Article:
Fred M. Winston

Harvard University

Election Year: 2013
Primary Section: 26, Genetics
Membership Type: Member


Fred Winston is the John Emory Andrus Professor in the Department of Genetics at Harvard Medical School. He is recognized for his work on gene expression in yeast. He is known particularly for his identification and studies of yeast SPT genes, which encode conserved factors that control eukaryotic transcription and chromatin structure. Winston was born in Cleveland, Ohio in 1952. He grew up in Cleveland, graduated from the University of Chicago in 1974 with a degree in biology, and received a doctorate from MIT in 1980. Winston did his PhD with David Botstein and then was a postdoc with Gerry Fink at Cornell and MIT. Winston joined the faculty in the new Department of Genetics at Harvard Med in 1983. Winston was president of the Genetics Society of America in 2009.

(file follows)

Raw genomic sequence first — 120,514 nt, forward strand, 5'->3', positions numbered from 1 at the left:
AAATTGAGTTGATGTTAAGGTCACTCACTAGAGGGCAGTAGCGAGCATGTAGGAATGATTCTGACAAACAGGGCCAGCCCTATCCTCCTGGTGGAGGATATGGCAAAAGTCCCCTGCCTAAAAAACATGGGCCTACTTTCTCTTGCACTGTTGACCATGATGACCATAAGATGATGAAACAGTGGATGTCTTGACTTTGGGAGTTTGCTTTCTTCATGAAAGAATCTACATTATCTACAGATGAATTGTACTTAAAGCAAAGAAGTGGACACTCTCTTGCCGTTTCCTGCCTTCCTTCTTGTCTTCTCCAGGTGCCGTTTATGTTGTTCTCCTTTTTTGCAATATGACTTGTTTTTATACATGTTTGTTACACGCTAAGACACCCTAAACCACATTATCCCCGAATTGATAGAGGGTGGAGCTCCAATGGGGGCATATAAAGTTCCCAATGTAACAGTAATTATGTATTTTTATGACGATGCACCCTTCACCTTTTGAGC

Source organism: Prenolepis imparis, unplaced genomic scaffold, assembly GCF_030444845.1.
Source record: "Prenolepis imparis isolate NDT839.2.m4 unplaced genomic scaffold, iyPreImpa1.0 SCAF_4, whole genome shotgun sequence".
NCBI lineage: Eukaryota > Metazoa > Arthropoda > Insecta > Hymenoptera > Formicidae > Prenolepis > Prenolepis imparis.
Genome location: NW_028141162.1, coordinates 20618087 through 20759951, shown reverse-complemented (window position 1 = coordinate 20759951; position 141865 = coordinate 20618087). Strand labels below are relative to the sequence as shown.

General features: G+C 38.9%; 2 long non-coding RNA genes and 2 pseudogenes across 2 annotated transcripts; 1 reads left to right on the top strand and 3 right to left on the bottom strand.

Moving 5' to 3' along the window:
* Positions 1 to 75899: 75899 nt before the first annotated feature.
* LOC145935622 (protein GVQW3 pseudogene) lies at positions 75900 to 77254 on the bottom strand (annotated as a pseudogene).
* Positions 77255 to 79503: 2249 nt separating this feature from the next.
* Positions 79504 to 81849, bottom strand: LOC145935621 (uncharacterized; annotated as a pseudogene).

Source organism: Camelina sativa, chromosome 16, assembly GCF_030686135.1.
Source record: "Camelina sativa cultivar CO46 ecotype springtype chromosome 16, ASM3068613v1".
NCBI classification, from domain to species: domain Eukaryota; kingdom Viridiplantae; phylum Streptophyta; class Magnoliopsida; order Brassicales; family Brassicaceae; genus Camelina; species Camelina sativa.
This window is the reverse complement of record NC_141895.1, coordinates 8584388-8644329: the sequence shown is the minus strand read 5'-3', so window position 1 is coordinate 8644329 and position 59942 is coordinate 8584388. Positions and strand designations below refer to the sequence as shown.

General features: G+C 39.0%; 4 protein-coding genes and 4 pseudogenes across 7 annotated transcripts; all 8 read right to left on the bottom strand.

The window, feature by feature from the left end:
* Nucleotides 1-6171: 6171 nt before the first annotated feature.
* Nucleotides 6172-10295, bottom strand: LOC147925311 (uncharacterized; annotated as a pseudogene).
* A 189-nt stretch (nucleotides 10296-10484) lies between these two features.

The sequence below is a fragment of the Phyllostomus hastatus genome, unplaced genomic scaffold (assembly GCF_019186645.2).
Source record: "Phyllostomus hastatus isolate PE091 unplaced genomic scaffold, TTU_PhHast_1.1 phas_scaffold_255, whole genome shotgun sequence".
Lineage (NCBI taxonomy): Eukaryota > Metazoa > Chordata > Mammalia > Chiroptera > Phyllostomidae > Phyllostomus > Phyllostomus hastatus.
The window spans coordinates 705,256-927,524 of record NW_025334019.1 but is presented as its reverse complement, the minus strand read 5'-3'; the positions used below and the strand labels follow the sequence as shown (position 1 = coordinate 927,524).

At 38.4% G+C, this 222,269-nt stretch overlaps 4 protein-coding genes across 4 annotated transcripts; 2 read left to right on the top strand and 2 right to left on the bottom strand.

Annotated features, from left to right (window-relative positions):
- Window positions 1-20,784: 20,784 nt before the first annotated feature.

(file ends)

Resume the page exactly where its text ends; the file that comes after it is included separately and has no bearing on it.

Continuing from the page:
Research Interests

Fred Winston's lab studies several aspects of eukaryotic transcription and chromatin structure in the yeasts S. cerevisiae and S. pombe. The Winston lab focuses on the functions of different classes of conserved transcription factors, including the coactivator, SAGA, the chromatin remodeling complex, Swi/Snf, and the histone chaperone, Spt6. Studies of Spt6 have shown that it represses a previously unknown class of transcription that initiates within genes, intragenic transcription, as well as antisense transcription. In addition, Spt6 controls chromatin structure and histone modifications, suggesting that it plays a central role in controlling the accuracy of transcription and the integrity of chromatin. Additional studies in the Winston lab focus on mechanisms by which yeast cells regulate the distance over which transcriptional activation can occur and on redundancy among biochemically distinct transcription factors.

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